How the 4 early primary states have overhauled their election systems
This is the fourth in a series of articles examining changes to voting laws in every state. Sara Swann contributed research and reporting for this installment.
The ongoing election evolution in the United States, while in large part catalyzed by the Covid-19 pandemic, has been building momentum for years.
Many states were already undergoing major overhauls to their election systems leading up to the 2020 election, even before the pandemic gripped the nation. And in the aftermath of the presidential contest, states have doubled down on voting reforms.
To provide a comprehensive analysis of the voting law changes in every state and Washington, D.C., since 2019, The Fulcrum compiled data from the Voting Rights Lab, the National Conference for State Legislatures, the Brennan Center for Justice, and state statutes and constitutions. This fourth installment focuses on the four early primary and caucus states.
In Iowa, the GOP-majority Legislature and Republican governor enacted major election overhauls that tighten voting access. Conversely, Nevada, where Democrats control the governor's office and both legislative chambers, approved several laws that ease the voting process. The other two early primary states, New Hampshire and South Carolina, saw only minor changes to their election systems in recent years.
The chart below provides an overview of how voting practices have changed or remained the same in these four early primary states over the past two years. A more detailed explanation of each state's changes follows.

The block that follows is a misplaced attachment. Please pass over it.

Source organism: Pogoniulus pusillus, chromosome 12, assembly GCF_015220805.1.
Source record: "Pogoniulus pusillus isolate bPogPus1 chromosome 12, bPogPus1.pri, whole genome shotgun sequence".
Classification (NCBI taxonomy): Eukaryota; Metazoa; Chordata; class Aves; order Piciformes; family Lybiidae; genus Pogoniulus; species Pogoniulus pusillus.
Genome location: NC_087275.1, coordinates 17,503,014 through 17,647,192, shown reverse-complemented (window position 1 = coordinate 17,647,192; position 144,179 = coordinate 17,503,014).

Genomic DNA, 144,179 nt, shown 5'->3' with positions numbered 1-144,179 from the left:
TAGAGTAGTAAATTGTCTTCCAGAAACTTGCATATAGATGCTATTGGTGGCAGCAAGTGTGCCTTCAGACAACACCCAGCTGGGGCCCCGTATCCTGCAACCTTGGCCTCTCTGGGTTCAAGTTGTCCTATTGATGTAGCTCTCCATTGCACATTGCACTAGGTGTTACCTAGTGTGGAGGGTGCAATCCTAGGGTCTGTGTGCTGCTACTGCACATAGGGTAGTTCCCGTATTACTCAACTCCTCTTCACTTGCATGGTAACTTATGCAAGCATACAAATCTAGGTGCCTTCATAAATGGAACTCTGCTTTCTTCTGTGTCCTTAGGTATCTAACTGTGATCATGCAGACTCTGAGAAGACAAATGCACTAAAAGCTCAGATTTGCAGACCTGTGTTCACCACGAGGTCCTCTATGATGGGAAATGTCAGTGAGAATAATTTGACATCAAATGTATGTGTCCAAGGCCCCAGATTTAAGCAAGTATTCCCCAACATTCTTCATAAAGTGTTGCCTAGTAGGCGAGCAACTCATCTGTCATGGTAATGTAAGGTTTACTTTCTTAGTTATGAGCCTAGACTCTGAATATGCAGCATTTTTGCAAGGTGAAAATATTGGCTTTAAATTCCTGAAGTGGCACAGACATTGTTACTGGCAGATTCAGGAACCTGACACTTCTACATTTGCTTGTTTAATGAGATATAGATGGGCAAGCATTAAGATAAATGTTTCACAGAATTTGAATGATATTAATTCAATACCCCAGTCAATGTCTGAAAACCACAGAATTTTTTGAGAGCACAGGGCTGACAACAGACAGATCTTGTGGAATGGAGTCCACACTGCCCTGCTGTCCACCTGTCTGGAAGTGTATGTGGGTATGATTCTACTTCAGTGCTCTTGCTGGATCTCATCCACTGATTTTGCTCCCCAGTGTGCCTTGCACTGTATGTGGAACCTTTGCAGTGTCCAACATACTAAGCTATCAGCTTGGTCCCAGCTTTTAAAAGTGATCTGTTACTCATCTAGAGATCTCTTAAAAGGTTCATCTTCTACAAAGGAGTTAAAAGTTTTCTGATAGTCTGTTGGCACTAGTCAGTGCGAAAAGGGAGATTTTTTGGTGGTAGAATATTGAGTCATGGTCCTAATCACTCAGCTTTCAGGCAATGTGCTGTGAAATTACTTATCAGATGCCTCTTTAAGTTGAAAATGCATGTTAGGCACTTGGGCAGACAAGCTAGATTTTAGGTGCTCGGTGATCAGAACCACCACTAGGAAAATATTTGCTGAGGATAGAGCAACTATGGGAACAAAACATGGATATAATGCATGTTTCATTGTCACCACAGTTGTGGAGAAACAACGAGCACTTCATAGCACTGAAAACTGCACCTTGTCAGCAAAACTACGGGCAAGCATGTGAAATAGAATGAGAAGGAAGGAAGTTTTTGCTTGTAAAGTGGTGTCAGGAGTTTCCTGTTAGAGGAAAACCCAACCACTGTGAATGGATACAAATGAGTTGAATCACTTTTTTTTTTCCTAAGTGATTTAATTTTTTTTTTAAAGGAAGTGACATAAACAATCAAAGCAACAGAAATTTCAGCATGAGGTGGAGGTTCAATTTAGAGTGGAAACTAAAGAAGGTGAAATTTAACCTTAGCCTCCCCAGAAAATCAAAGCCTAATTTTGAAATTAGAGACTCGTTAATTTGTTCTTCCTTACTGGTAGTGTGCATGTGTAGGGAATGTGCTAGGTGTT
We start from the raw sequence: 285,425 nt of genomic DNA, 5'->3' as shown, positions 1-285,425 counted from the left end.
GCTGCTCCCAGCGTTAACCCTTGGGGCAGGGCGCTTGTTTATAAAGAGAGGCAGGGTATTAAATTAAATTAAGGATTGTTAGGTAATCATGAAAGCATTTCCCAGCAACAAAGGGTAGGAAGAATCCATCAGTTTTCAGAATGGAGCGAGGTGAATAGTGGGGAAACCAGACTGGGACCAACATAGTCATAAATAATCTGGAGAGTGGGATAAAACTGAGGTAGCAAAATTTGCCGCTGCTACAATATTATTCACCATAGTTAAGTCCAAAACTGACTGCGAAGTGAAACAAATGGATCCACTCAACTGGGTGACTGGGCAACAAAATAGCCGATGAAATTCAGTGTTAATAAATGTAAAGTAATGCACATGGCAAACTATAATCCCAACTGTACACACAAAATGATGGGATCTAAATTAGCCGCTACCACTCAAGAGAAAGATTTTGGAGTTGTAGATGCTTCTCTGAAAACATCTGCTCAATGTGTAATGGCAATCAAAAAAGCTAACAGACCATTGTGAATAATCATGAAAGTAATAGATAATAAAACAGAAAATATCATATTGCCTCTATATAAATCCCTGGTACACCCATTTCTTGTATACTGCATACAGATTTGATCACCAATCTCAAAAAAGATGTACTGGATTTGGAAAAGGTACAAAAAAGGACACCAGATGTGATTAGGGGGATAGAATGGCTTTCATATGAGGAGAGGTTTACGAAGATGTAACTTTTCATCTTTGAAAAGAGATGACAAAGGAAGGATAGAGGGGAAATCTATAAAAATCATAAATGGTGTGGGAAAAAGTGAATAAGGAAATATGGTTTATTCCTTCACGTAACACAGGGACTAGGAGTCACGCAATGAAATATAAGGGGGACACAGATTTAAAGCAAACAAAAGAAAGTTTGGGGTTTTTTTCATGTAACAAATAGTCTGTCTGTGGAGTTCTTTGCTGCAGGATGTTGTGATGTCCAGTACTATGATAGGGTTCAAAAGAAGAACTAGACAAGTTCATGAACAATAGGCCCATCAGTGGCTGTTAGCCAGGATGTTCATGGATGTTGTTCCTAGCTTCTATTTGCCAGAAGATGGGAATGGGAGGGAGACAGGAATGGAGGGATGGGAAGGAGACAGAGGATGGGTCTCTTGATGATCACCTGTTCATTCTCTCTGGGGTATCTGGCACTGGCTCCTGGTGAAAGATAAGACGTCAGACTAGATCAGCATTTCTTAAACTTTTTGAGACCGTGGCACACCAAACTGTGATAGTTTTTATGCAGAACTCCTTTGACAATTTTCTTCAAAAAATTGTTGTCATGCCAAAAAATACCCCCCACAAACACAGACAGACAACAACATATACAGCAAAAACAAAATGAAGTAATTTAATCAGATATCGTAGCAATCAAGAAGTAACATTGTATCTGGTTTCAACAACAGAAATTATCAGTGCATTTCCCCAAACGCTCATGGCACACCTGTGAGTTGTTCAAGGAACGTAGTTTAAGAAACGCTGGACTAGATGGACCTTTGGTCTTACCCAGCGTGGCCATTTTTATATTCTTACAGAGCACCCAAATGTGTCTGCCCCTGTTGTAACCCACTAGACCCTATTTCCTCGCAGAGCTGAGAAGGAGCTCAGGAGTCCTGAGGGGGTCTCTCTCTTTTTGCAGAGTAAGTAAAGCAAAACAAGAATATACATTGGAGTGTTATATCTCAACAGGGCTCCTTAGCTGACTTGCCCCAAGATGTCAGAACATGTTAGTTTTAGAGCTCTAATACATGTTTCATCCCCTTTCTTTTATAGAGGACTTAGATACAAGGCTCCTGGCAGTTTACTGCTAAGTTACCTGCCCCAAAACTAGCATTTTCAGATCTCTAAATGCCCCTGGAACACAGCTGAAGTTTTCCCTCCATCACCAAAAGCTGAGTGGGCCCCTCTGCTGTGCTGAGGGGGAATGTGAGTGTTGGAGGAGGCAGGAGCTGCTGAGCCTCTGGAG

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During Iowa's 2020 caucus, much attention was drawn to questioning the extent to which representation and access can be achieved under this structure. Results were delayed for days, and Democratic presidential candidates Pete Buttigieg and Bernie Sanders were shown to be neck and neck. Ultimately, Buttigieg came out ahead by merely one-tenth of a percentage point.
While Iowa's six Electoral College votes went to Barack Obama in 2008 and 2012, the state flipped red for Donald Trump in the past two presidential elections. Most of the recent voting law changes have been made this year with Republicans in control of the governorship and Legislature. Many of the new provisions curtail voter flexibility and access, including an earlier voter registration deadline and the absentee voting period being shortened by nine days.